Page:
Edited by John Ishiyama, William J. Miller and Eszter Simon
Chapter 5: Distance and online course design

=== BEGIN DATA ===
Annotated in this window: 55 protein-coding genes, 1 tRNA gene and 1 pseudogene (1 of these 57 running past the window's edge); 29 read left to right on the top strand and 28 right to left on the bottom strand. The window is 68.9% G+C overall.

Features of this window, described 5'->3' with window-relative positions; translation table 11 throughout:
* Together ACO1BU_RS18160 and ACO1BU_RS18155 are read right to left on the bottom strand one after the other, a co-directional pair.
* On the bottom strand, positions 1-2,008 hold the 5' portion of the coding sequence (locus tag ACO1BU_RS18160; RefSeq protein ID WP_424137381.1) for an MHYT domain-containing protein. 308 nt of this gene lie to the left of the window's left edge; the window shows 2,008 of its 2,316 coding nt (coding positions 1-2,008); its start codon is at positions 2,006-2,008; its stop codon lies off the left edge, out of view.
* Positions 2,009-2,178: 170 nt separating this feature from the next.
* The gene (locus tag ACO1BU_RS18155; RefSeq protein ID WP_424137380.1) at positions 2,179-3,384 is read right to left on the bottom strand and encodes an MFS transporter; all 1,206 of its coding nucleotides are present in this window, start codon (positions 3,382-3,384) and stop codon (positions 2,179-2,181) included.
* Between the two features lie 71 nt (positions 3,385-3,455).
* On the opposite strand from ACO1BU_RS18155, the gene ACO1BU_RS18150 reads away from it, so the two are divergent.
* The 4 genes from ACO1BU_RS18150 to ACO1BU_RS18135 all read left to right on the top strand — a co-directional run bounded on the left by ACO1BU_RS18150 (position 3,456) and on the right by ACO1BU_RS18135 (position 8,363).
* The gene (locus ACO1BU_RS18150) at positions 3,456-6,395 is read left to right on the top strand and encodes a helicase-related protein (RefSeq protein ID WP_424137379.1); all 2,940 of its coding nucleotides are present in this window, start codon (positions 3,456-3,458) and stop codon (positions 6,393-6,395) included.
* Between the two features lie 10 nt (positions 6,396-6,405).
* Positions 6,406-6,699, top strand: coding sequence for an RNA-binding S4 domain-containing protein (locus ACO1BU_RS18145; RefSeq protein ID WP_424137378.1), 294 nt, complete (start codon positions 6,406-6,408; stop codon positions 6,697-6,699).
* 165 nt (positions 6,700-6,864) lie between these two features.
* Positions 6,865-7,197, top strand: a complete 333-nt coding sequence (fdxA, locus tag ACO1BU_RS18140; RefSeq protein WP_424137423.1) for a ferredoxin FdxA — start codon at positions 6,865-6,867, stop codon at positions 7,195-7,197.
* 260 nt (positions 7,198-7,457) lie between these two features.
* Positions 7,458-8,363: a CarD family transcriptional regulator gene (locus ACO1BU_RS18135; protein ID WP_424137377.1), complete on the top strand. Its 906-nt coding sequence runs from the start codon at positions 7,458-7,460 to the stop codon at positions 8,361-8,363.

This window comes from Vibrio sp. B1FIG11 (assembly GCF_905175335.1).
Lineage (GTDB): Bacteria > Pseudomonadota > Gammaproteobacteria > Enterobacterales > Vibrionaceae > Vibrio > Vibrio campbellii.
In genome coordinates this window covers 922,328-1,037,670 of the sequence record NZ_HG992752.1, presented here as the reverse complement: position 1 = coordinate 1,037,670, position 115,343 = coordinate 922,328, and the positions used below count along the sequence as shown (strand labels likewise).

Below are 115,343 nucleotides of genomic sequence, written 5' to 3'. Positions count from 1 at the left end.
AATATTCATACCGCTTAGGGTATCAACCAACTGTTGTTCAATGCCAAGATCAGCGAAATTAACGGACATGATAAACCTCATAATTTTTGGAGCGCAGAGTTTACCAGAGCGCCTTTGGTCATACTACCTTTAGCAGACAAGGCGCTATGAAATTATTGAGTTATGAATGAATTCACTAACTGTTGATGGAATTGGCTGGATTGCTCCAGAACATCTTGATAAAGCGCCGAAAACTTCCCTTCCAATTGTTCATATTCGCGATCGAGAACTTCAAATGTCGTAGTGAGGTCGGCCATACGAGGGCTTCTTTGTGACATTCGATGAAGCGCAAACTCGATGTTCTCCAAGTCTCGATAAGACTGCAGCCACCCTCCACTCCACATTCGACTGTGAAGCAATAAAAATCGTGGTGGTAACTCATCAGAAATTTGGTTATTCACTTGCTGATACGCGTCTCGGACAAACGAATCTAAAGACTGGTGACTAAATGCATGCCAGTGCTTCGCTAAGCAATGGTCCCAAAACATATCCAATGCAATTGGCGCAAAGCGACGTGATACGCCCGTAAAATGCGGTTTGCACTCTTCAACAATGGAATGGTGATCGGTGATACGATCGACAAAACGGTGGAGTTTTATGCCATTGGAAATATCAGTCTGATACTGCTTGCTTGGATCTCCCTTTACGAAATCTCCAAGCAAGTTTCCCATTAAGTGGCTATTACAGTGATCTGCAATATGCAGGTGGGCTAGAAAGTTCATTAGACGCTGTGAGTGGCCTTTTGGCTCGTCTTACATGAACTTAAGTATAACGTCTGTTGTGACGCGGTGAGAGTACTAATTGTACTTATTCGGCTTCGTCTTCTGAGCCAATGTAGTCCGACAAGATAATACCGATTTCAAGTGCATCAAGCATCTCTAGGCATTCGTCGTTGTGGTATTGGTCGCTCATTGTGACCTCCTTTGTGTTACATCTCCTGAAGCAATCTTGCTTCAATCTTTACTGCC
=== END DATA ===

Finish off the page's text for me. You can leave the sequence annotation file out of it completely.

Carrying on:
As today’s students arrive at university, one of the first things they will do, without thought to what they might consider their ‘learning’, is to exchange a raft of information with their peers – through various forms of social media. This means that they will be online, communicating with each other before they arrive at their first class. Distance learning (DL) students may never arrive at a ‘classroom’. Yet, whatever the mode of their distance learning delivery, they will almost certainly converse with their peers by some means, probably online, and with equal likelihood beyond the confines of their academic programs. The potential impact on their learning experience is not always fully understood by teachers or more broadly by universities, though there is some exciting work being done in exploring this relationship (Shirky 2013a). As a professor of education wrote in 2005, ‘[i]t is perhaps a chastening thought for teachers and lecturers to think that what we do not consciously plan for may have a more profound influence on our students than all our well-intentioned efforts’ (Humes 2005). While the activities of students in this regard may form a hidden curriculum in higher education, governments responsible for national education policies and university management have increasingly seen both online and distance learning as providing opportunities to manage the costs of tertiary education, broaden participation and facilitate universities’ impact on wider society (Snyder 1970).
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